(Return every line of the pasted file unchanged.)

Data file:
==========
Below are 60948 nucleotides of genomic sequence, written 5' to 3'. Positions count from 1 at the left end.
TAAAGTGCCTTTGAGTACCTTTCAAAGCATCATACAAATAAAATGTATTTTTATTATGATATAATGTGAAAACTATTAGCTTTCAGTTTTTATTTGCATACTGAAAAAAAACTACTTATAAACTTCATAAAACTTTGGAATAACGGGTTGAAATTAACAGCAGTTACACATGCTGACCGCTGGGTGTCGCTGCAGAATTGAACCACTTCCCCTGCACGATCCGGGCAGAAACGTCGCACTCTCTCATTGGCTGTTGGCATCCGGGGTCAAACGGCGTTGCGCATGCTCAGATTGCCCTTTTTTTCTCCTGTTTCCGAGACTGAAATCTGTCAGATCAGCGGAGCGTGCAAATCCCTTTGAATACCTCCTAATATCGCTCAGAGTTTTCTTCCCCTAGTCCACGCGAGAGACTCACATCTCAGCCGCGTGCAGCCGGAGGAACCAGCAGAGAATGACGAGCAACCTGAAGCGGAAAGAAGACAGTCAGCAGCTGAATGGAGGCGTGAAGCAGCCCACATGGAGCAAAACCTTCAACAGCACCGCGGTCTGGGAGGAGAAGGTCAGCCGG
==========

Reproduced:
Below are 60948 nucleotides of genomic sequence, written 5' to 3'. Positions count from 1 at the left end.
TAAAGTGCCTTTGAGTACCTTTCAAAGCATCATACAAATAAAATGTATTTTTATTATGATATAATGTGAAAACTATTAGCTTTCAGTTTTTATTTGCATACTGAAAAAAAACTACTTATAAACTTCATAAAACTTTGGAATAACGGGTTGAAATTAACAGCAGTTACACATGCTGACCGCTGGGTGTCGCTGCAGAATTGAACCACTTCCCCTGCACGATCCGGGCAGAAACGTCGCACTCTCTCATTGGCTGTTGGCATCCGGGGTCAAACGGCGTTGCGCATGCTCAGATTGCCCTTTTTTTCTCCTGTTTCCGAGACTGAAATCTGTCAGATCAGCGGAGCGTGCAAATCCCTTTGAATACCTCCTAATATCGCTCAGAGTTTTCTTCCCCTAGTCCACGCGAGAGACTCACATCTCAGCCGCGTGCAGCCGGAGGAACCAGCAGAGAATGACGAGCAACCTGAAGCGGAAAGAAGACAGTCAGCAGCTGAATGGAGGCGTGAAGCAGCCCACATGGAGCAAAACCTTCAACAGCACCGCGGTCTGGGAGGAGAAGGTCAGCCGG